The Paston family have long been famous for the large collection of letters and papers which bear their name. However, only recently have the 'Paston Letters' been used systematically by historians of fifteenth-century England: they are both attractive to read and fiendishly difficult to use as source material for the historian. This, the second volume in Colin Richmond's individual and compelling study of the Pastons, describes the bitter disputes over the will of Sir John Fastolf (d. 1459) which dogged the family for many years, and which hold a wider significance for the law, English country society, and the complex politics of the fifteenth century. Professor Richmond uses his mastery of the Paston documents to illuminate many obscurities surrounding the will, and at the same time creates an insightful and sympathetic picture of this fascinating, often troubled family.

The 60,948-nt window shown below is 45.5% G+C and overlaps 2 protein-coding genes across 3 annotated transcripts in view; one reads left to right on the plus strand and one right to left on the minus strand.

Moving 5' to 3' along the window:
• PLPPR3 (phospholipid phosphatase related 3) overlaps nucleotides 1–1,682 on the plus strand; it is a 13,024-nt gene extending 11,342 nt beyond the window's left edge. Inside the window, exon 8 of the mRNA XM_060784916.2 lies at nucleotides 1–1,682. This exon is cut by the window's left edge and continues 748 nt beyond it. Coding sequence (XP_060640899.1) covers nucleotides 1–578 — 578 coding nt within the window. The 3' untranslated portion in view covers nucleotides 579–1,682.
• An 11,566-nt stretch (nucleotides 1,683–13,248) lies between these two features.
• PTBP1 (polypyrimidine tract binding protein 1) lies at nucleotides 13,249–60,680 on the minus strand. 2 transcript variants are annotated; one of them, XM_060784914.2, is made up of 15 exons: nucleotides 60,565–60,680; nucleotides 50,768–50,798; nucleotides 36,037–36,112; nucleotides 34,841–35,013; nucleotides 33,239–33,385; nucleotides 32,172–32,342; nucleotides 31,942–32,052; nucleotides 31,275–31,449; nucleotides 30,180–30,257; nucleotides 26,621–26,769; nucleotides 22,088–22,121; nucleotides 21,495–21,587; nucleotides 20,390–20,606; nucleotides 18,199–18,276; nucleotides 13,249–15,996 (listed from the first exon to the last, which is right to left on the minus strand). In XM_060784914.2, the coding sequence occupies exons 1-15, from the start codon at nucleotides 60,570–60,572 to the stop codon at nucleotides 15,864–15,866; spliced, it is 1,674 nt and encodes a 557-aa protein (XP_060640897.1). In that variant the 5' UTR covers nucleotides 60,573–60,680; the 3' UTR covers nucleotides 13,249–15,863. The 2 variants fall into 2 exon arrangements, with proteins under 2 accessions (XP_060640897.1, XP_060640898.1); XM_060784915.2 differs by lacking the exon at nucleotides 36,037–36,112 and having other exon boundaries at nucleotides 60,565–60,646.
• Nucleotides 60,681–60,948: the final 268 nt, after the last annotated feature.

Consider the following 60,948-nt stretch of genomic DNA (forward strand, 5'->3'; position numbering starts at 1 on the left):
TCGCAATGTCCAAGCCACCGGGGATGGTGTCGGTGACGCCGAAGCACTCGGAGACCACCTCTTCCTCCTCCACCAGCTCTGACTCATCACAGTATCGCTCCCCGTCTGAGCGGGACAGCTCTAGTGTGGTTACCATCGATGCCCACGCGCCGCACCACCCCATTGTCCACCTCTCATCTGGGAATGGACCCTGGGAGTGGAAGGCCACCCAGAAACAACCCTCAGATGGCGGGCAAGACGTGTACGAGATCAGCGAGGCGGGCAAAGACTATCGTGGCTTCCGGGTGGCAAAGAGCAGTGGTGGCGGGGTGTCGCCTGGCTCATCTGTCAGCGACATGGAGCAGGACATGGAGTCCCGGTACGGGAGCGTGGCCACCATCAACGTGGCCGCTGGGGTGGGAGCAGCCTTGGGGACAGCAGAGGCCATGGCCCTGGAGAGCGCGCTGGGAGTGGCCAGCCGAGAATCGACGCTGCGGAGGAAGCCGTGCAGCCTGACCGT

Publisher: Cambridge University Press